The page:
Treasury Releases Revised ERA Guidance to Help State and Local Governments Expedite Assistance

The U.S. Department of the Treasury released on August 25 updated frequently asked questions (FAQs) about the Emergency Rental Assistance (ERA) program in order to support state and local governments in expediting the distribution of ERA to households in need. The revised FAQ provides further clarity and recommendations meant to accelerate ERA distribution, including by providing more explicit permission for ERA grantees to rely on self-attestations without further documentation. Treasury also released on August 25 updated ERA spending data through July 31 (see related article in this issue of Memo). The Biden administration also announced additional steps it will take to help protect and support renter households.

Based on NLIHC’s ongoing tracking and analysis of state and local ERA programs, including nearly 500 programs funded through Treasury’s ERA program, NLIHC has continued to identify needed policy changes to ensure ERA is distributed efficiently, effectively, and equitably. Most recently, NLIHC sent a letter on July 12 to the Biden administration outlining immediate actions federal, state, and local governments must take to prevent a historic wave of housing instability this summer and fall. Treasury responded to NLIHC’s concerns about ERA programs’ reliance on burdensome documentation and lengthy application processes by issuing revised guidance in February, May, and June.  As a result, Treasury has: revised guidance, streamlining ERA documentation requirements, enacted additional policy changes to accelerate ERA distribution, published examples of simplified eligibility forms, and reiterated its call for ERA grantees to speed the delivery of aid by eliminating undue documentation burdens (see Memo, 3/1, 5/10, 6/28, 8/9). Treasury’s August 25 updated guidance provides even greater clarity and specificity concerning the use of self-attestation.

Under the new guidance:

  • Self-Attestation: Treasury reiterates that self-attestation can and should be used regarding every aspect of a household’s eligibility for ERA, including financial hardship, the risk of homelessness or housing instability, and income. State and local ERA programs may rely on self-attestation alone regarding income eligibility when documentation is unavailable. See NLIHC’s fact sheet for more information on simplifying application processes by relying on self-attestation.
  • Advance Assistance: State and local grantees may deliver advance assistance to landlords and utility providers based on estimated eligible arrears. Treasury established guidelines for providing a portion of estimated bulk payments to landlords and utility providers in anticipation of application and documentation requirements being satisfied within six months.
  • Partnership with Nonprofits to Deliver Advance Assistance: State and local grantees may partner with nonprofit organizations to provide advance assistance to households at risk of eviction while their ERA applications are being processed. A grantee must receive all required application and eligibility documentation within six months.
  • Additional Rent Payments: State and local grantees may provide additional rent payments to landlords that enter into leases with tenants facing significant barriers to securing housing, including those who have been evicted, experienced homelessness, aged out of foster care, or were convicted of a criminal offense or released from incarceration in the past year.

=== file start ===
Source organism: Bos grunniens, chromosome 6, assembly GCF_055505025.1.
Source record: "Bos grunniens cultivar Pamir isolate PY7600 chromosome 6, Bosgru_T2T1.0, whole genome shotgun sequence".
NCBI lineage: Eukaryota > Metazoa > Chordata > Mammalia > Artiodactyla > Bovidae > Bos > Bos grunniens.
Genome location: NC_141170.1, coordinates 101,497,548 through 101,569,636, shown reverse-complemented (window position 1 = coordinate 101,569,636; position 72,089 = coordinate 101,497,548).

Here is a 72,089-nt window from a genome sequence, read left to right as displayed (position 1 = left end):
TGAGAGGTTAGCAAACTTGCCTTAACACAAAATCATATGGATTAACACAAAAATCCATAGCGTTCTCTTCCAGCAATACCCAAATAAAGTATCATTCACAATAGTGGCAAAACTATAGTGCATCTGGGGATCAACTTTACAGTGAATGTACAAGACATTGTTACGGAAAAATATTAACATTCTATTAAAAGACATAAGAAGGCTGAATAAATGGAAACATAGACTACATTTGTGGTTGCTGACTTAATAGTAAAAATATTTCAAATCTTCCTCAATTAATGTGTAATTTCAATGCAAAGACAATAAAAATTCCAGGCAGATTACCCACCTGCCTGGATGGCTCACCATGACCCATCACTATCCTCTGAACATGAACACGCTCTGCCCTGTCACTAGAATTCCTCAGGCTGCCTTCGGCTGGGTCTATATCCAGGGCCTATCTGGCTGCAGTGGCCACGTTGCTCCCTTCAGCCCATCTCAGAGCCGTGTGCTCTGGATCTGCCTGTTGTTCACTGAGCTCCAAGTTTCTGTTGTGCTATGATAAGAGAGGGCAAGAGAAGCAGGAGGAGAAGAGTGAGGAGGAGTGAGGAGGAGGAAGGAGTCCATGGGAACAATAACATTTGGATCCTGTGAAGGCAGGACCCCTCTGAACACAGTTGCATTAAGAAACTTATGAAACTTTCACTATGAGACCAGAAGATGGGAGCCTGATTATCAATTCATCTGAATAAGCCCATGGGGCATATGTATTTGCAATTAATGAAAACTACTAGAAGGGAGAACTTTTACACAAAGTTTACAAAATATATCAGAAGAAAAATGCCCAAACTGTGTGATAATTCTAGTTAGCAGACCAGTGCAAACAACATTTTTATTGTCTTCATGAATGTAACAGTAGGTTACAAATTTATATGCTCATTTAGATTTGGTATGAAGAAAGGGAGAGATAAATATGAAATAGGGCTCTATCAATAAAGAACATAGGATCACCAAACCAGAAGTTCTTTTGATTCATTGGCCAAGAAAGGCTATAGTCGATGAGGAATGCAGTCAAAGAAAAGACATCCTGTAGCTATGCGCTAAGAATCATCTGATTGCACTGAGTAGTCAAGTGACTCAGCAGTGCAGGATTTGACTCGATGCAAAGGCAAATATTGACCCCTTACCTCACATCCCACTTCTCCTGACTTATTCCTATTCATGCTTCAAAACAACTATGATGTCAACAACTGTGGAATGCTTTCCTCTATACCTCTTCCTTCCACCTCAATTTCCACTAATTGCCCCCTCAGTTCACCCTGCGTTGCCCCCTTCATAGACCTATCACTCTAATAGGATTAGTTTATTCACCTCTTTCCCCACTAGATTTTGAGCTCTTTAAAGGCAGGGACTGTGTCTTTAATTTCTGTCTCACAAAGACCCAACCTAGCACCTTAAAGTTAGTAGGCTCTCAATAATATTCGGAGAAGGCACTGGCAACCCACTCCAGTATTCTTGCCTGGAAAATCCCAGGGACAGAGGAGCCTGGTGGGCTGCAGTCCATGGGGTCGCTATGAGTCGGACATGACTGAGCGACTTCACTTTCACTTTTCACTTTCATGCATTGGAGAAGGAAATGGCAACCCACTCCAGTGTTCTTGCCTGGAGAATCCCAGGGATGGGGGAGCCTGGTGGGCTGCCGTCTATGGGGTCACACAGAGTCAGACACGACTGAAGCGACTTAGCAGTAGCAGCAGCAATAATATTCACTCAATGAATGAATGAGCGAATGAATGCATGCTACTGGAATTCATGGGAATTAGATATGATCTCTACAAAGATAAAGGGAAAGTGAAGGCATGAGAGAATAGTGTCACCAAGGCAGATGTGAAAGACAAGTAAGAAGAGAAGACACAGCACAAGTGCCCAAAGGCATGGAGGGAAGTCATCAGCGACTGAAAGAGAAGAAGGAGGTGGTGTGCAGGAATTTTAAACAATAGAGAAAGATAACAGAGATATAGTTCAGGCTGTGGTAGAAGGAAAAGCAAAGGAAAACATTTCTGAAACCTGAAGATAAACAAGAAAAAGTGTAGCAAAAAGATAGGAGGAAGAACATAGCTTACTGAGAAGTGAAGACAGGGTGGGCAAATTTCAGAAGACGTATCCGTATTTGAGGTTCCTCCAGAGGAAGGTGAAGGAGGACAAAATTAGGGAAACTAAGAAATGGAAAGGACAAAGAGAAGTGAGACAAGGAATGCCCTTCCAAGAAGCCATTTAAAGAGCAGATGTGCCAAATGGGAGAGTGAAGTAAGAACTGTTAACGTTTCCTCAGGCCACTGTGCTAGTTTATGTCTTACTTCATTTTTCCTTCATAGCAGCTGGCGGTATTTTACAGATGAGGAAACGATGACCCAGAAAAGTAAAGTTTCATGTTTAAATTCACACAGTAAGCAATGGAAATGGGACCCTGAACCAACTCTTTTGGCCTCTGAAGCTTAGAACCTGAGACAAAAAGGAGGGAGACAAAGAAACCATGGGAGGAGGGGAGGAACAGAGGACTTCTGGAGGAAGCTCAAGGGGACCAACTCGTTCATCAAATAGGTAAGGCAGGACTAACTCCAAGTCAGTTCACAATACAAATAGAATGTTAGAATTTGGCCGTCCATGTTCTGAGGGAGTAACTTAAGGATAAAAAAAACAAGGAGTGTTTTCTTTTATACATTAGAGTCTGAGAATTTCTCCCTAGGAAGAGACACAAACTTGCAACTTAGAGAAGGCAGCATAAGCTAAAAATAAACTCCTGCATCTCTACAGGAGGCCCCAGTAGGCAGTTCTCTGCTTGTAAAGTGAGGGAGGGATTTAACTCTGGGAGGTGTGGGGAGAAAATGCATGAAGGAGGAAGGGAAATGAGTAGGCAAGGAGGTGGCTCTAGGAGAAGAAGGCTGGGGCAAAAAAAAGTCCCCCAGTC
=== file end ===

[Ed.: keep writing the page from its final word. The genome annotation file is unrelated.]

• Past Arrears at Previous Addresses: To remove barriers a household may face in obtaining new housing, ERA grantees may – at a tenant’s request – provide assistance to cover past rent and utility arrears at the tenant’s previous address. As a condition for receiving payment, Treasury strongly encourages grantees to require the landlord or utility provider to agree not to pursue any further collection efforts, ensure that any credit reports confirm the matter’s resolution, and notify the tenant that payment has been received and there will be no further collection efforts.
  • “Rent bonds:” A tenant’s costs associated with obtaining a hearing or appealing an eviction may be covered with ERA as an eligible “other expense.”

Building on the Biden administration’s all-of-government approach to prevent evictions, the White House released a fact sheet announcing new actions the administration will take to help protect tenants and landlords, including:

  • The U.S. Department of Agriculture (USDA) will work with owners of USDA-backed multifamily properties to mitigate pending evictions, including by: allowing property owners waiting for ERA resources to access reserves for operating shortfalls, providing financial incentives to property managers that use ERA to address arrears, and conducting outreach about ERA to local leaders and public housing agencies (PHAs).
  • HUD will ensure tenants in public housing and project-based rental assistance properties first have the opportunity to access ERA before facing eviction. HUD will extend the eviction notice period from 14 to 30 days during the COVID national emergency period, consistent with CARES Act protections.
  • The U.S. Department of Veterans Affairs will expand rental support to at-risk veterans and their families from just seven states to all 50 states and the U.S. territories.
  • The Department of Health and Human Services (HHS) and other federal agencies will leverage their networks to spread awareness about ERA, following up on the Biden administration’s July 28th call to action.

Read Treasury’s revised ERA FAQ at:

Read Treasury’s press release at: 

Read the White House statement, “Biden Administration Take Additional Steps to Prevent Evictions as the Delivery of Emergency Rental Assistance Continues to Increase,” at: